Reporting Karen Anderson
BOSTON (CBS) – The seven member MassDOT Board is scheduled to release its Transportation Financing Report on Monday, January 7th. The Board will outline the massive transportation problems, estimate the price tag for a fix, and outline options to pay for it.
The administration estimates the transportation problem is close to $1 billion.
How does the governor propose to pay for it? Governor Deval Patrick is not ruling out an income tax. He says all options are still on the table and he says he will not offer an opinion on those options until the State of the Commonwealth or in his budget.
Governor Patrick said, “We have a transportation plan which is not just about plugging holes and patching what is broken, but really about investing in a transportation system that is worthy of a 21st century economy or Commonwealth.”
Sources tell WBZ that the governor has been considering raising the income tax rate.
Today we asked the Governor: “Do you think an income tax is the right way to go for this?”
His response: “There are a whole bunch of options on the table. None of them is perfect. One of the options has to be continued efficiency. The biggest concern has got to be how we invest and invest wisely to grow opportunity and to grow the economy and pay that way but there are whole host.”
During a follow up question about whether he will propose an income tax, Governor Patrick responded: “You have got to wait until I propose my budget. But right now all, there are all kinds of options on the table. I don’t know if that option will be on what the Board sends to us. The fact is that we as a Commonwealth are going to have to decide what it is we want to pay for the Commonwealth we want.”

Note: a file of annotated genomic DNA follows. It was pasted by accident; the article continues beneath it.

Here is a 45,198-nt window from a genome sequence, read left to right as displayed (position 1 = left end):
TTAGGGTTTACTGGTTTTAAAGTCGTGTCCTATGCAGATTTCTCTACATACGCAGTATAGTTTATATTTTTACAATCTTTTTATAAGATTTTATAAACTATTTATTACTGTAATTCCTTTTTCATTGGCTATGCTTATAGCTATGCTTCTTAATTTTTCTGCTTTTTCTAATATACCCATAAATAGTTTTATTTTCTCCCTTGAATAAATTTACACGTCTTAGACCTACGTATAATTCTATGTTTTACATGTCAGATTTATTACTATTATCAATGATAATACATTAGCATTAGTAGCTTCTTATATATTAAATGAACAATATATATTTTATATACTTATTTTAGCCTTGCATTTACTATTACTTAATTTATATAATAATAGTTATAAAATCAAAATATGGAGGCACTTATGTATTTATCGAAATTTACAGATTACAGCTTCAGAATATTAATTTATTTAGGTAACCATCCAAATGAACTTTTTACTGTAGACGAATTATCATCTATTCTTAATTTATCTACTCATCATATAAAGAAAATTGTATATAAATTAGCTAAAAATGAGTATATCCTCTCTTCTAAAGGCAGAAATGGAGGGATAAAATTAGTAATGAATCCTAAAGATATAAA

How about a gas tax to solve this transportation problem? Governor Patrick said, “I tried a gas tax a couple of years ago, remember? And it fell with a great thud. And I am not certain a gas tax will do for us what needs to be done. But we will see what is proposed in the Transportation Finance report. There will be a number of options in that report and that will be one.”
Michael Widmer, with the Mass Taxpayers Foundation, says the business community supports a gas tax, because it is a targeted solution to the transportation problem.
The state estimates a three cent hike in the gas tax would bring in $100 million in new revenue.
The report is required as part of last year’s MBTA fix. The Board held more than 17 public hearings, and heard from 1000 people.
Transportation Secretary Richard Davey says the problem is huge. The system we have today we can’t afford… and the one we want we definitely can’t afford. Davey says more reforms will be part of the fix. He says his team is focused on delivering more reforms, and being transparent and open with taxpayers. He admits there are still reforms from the last bill that haven’t been fully implemented, and says they have plans for more ways to improve efficiency and service.
But he says the need for funding is real.
Do we have our own fiscal cliff here? Davey’s response, “Yes.”